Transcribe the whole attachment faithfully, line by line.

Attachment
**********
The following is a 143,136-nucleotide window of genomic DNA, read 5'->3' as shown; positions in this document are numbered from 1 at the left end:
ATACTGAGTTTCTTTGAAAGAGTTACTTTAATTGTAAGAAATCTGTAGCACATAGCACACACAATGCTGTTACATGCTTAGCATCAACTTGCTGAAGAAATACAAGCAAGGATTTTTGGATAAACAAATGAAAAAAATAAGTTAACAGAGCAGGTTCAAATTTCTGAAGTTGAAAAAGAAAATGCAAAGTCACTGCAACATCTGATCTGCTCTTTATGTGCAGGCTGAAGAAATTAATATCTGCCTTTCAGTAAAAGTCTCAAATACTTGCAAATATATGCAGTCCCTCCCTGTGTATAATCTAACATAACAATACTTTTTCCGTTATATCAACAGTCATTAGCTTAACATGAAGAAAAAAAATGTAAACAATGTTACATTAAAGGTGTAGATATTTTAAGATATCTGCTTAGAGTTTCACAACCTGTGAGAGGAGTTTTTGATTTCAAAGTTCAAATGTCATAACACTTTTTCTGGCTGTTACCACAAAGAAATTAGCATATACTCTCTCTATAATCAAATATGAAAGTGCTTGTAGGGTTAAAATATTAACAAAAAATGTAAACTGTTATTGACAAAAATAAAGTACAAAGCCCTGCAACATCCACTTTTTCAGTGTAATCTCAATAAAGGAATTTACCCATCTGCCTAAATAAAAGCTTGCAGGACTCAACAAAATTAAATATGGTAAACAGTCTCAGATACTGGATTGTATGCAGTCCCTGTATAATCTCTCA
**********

The following is a 143,136-nucleotide window of genomic DNA, read 5'->3' as shown; positions in this document are numbered from 1 at the left end:
ATACTGAGTTTCTTTGAAAGAGTTACTTTAATTGTAAGAAATCTGTAGCACATAGCACACACAATGCTGTTACATGCTTAGCATCAACTTGCTGAAGAAATACAAGCAAGGATTTTTGGATAAACAAATGAAAAAAATAAGTTAACAGAGCAGGTTCAAATTTCTGAAGTTGAAAAAGAAAATGCAAAGTCACTGCAACATCTGATCTGCTCTTTATGTGCAGGCTGAAGAAATTAATATCTGCCTTTCAGTAAAAGTCTCAAATACTTGCAAATATATGCAGTCCCTCCCTGTGTATAATCTAACATAACAATACTTTTTCCGTTATATCAACAGTCATTAGCTTAACATGAAGAAAAAAAATGTAAACAATGTTACATTAAAGGTGTAGATATTTTAAGATATCTGCTTAGAGTTTCACAACCTGTGAGAGGAGTTTTTGATTTCAAAGTTCAAATGTCATAACACTTTTTCTGGCTGTTACCACAAAGAAATTAGCATATACTCTCTCTATAATCAAATATGAAAGTGCTTGTAGGGTTAAAATATTAACAAAAAATGTAAACTGTTATTGACAAAAATAAAGTACAAAGCCCTGCAACATCCACTTTTTCAGTGTAATCTCAATAAAGGAATTTACCCATCTGCCTAAATAAAAGCTTGCAGGACTCAACAAAATTAAATATGGTAAACAGTCTCAGATACTGGATTGTATGCAGTCCCTGTATAATCTCTCA